Computer science student sees opportunity in South Africa’s water crisis

South Africa has been experiencing a drawn-out water crisis, with some parts of the country subject to water restrictions. In Cape Town, for example, dams currently only have 18.6% usable drinking water left – translating into roughly 103 days of supply. It is estimated that the city’s residents are guzzling 50 million litres per day over the targeted 700 million litres, even after local government has tried a number of measures to reduce consumption. This includes publishing the street addresses of the top 100 highest water users in an effort to shame them into action, as well as encouraging residents to report water wasters (such as those watering gardens during unauthorised times of day). Similar actions have been taken in other municipalities.  

A number of entrepreneurs and water-saving innovations have emerged to tackle the problem. These include: foot-operated hand-wash basins to reduce usage at factories; split car tyres planted under lawns and crops to trap excess water; and treatment systems to recycle grey water.

And now a 23-year-old Johannesburg-based computer science student wants to add his solution to the mix. Tshepo Nkopane is the co-founder of enviroCentral, a business aimed at analysing and monitoring water consumption with its new portable device. The software was developed by Nkopane and his two colleagues – Shaun Mbhiza (a computer science graduate) and Lebohang Mkhabela (a geography major) – over the last seven months. While still in a prototype phase, Nkopane has just been selected as a finalist for the SAB KickStart Ignite entrepreneurship competition.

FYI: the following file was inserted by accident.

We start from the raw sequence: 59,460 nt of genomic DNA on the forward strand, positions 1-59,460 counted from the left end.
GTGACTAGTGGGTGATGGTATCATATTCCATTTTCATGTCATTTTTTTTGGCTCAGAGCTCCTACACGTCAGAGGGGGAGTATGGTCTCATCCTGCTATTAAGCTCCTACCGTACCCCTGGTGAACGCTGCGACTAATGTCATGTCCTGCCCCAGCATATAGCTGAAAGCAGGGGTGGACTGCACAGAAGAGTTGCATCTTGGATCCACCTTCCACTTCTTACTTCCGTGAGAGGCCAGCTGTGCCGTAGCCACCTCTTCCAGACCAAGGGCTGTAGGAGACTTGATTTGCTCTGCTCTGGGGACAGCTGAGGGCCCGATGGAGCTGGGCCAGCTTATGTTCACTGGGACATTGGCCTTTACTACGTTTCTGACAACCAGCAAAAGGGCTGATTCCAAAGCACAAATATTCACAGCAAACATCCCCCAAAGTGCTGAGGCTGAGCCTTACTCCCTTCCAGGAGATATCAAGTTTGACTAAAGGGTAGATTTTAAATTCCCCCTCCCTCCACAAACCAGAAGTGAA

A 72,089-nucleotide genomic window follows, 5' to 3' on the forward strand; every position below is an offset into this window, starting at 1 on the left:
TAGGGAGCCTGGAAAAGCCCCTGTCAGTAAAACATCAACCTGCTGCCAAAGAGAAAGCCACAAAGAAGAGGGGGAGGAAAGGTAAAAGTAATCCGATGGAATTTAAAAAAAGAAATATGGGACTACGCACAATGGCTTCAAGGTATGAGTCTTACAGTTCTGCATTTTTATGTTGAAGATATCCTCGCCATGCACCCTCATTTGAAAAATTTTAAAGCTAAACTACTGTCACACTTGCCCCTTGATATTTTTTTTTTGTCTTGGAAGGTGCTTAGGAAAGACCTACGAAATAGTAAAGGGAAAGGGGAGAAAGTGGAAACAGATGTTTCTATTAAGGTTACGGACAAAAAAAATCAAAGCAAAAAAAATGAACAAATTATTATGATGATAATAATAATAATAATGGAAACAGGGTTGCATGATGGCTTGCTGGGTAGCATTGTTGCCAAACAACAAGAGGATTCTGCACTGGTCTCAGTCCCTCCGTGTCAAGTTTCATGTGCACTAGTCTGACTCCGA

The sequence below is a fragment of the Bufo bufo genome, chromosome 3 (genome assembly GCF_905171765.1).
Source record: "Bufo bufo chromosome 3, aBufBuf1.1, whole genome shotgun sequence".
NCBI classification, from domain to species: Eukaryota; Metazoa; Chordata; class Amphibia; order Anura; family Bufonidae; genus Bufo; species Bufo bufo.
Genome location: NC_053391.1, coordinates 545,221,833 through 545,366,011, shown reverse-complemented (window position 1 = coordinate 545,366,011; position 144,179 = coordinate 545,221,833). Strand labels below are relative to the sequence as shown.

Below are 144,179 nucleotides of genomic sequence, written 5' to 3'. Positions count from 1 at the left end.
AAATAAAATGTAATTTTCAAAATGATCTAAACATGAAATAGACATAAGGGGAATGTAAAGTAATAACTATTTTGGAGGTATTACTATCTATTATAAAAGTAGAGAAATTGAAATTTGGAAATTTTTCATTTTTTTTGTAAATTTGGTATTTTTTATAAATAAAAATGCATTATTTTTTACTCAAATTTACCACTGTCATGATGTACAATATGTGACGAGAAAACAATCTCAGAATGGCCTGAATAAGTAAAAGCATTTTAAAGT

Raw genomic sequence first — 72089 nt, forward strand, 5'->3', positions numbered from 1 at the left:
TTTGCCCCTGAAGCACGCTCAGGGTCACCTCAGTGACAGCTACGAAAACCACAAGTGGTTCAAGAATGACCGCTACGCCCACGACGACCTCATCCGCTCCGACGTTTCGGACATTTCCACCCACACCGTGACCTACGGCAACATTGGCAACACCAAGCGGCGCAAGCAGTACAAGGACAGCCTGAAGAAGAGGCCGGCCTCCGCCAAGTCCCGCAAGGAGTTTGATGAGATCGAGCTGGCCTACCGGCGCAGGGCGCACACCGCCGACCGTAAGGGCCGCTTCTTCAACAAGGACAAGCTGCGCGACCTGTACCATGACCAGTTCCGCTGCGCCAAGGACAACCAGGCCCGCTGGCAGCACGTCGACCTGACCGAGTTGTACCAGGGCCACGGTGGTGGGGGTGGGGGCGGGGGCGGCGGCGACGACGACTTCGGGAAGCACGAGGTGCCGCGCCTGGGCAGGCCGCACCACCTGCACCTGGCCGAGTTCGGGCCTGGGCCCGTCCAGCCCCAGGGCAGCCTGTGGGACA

Nkopane was inspired to develop his technology while reading an article on the high costs of water leakages in 2015 – which the government says costs the country around R7bn (about US$560m) a year. Some experts have stated that South Africa loses more than 25% of its clean water annually due to leakages from cracked piping and poor infrastructure. These are often underground and unknown to the consumer.

“I believe that in chaos there is opportunity, and I saw opportunity in this,” says Nkopane.

His solution: a device attached to a water meter that provides real-time data to monitor consumption and determine leakages. While the concept isn’t new and there are similar solutions in the market, Nkopane explains that his product could compete on affordability, portability and simplicity (it doesn’t require any changes to existing infrastructure to install).

He adds that the aim is to eventually use the device to analyse data for large operations, like mines, and provide consulting services on how to reduce water spending.

A need for more water-wise entrepreneurs

Despite an increase in water-saving products and services in response to the country’s recent drought and resulting water restrictions, Nkopane believes it is still moderate when compared to the rise of solutions that were introduced during the electricity crisis a few years ago.

“Maybe the media is not putting enough pressure on what is happening with our water [situation] and how it is economically affecting us… or it is because people don’t feel it directly. I know they have [implemented] water restrictions in many places but yet consumption stays the same… so [maybe] people aren’t taking it seriously enough.”

“I think water is still taken for granted.”

If the water crisis continues much longer, consumers may face effects such as scheduled supply cuts or higher water rates – increasing demand for water-saving solutions.

“If you have financial penalties for using too much water, then people will feel it,” he adds.